Michelin Star Glasgow: What to expect from the £35 lunch menu at Unalome by Graeme Cheevers

Unalome by Graeme Cheevers is now the second Michelin Star restaurant in Glasgow, and it offers a lunch deal. We went along to find out you can expect.
UNALOME by Graeme CheeversUNALOME by Graeme Cheevers
UNALOME by Graeme Cheevers

Last month the UK’s newest Michelin Star restaurants were announced and, once again, Glasgow was given the nod with Unalome by Graeme Cheevers being given one star.

After 18 years without a star (Gordon Ramsay’s Amaryllis at One Devonshire Garden was awarded one star, but shut in 2004), Cail Bruich brought the accolade back to the city at a time when hospitality was down, but not defeated, by Covid. Now Glasgow has two, which comes as a happy if not complete surprise as chef patron of Unalome, Graeme Cheevers, made his intentions clear ahead of opening his first solo venture in the summer of 2021.

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Part of the plan to make the restaurant accessible, and not turn off those that think Michelin Stars equal an extortionate meal, the team at Unalome have a £35 three course lunch menu, which I was looking forward to trying on a snowy winters day.

What to expect: Anyone who hasn’t visited the restaurant since it was The Sisters, will notice the modern decor, green velvet seating, statement lighting, gold accents and parquet flooring. The kitchen is also very much part of the restaurant, and about as open as they come, with chefs cooking and moving about at the far left of the room where the state of the art kitchen is located.

After a warm welcome we’re presented with the many menus - drinks, lunch, a la carte, tasting and veggie tasting options. The menus change regularly, and include seasonal ingredients with prices ranging from the aforementioned £35 for a three course lunch to £90 for the tasting menu.

Two cocktails, a naked mulled sour - a warming mix of Naked Malt (formerly Naked Grouse), mulled wine, lemon and bitters - and a twist on the classic negoni, a lagroni - Laphroaig 10, Campari, oloroso sherry, Discarded vermouth. These were served with three amuse bouches - a paper thin red mullet tart with seaweed and caviar, a light steamed brioche with cheese, which was balanced on a slick white block, and a delicate truffle royale and black pudding and spelt bon bon with leek creme.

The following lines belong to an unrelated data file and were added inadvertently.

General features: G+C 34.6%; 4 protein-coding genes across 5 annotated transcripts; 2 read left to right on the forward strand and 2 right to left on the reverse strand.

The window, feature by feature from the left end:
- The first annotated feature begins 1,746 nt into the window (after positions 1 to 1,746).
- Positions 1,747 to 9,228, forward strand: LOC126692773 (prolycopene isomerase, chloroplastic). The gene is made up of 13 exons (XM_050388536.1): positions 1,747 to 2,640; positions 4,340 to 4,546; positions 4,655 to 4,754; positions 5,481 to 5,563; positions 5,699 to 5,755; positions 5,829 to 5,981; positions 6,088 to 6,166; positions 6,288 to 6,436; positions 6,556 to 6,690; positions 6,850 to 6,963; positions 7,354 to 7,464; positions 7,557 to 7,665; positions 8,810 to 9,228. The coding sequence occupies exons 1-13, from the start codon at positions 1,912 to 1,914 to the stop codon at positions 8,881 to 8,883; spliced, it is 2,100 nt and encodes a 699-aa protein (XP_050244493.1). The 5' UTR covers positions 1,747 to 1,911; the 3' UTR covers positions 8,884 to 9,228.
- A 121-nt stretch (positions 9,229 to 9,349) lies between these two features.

The amuse bouche selectionThe amuse bouche selection
The amuse bouche selection
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Appetites suitably peaked from the short, well balanced drinks and snacks, we ordered from the lunch menu which has two options per course. Luckily my dining partner and I split the menu down the middle - where I chose the vegetable and fish options, she went full on carnivore.

Starters were a tartare of black Angus beef served with herb buttermilk and bitter leaves, and muscade pumpkin soup with roasted langoustine.

The bright orange soup was silky smooth with a sweetness from the pumpkin, and added texture from seeds and a plump langoustine which was floating in the middle like a pink island, complete with crisp samphire greenery.

Across the table, the tartare was deemed light, well seasoned and enlivened by the salad.

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Next up were the mains, I went for the poached fillet of John Dory, while the meat-eater chose the beef cheek dish which was in place of the roe deer (deliveries of which had been hampered by the weather).

Muscade pumpkin soup with roasted langoustine. Muscade pumpkin soup with roasted langoustine.
Muscade pumpkin soup with roasted langoustine.

The fish was by far the stand out dish of the afternoon, and was served on a creamy bed of potato, surrounded by a ginger butter sauce and topped with brown shrimps and samphire. While the dish was rich, thanks to the potato mousse and butter sauce, the ginger cut through it making sure it wasn’t overpowering or heavy and the lightness and slight sweetness of the fish wasn’t lost. Samphire once again added bite.

The beef cheek was deemed fine, especially when paired with a chutney style sauce, but there was still some disappointment at the absence of the deer dish.

Finally desserts, and mine was a small thin rectangular piece of Guayaquil 60 per cent dark chocolate tart served with (the most delicious, creamy and bright) pistachio ice cream. There was just enough sweetness and decadence from the chocolate to satisfy a sweet tooth but not enough to leave you feeling uncomfortable. If I could eat nothing but the pistachio ice cream from now on, I’d be happy. The other dessert was a fresh palate cleanser in the form of a lemon and pink grapefruit cream served with passionfruit sorbet that was deemed moreish.

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From the decor, music service, and most importantly, the food, it’s easy to see why Unalome has caught the eye, and star of the Michelin Guide and this lunch deal is delivering what the team have set out to offer - an accessible option that turns an occasion restaurant into somewhere you’d happily while away an afternoon with friends and family. And, for me, that’s worth the trip come rain, shine or snow.

A version of this article first appeared on our sister site, The Scotsman

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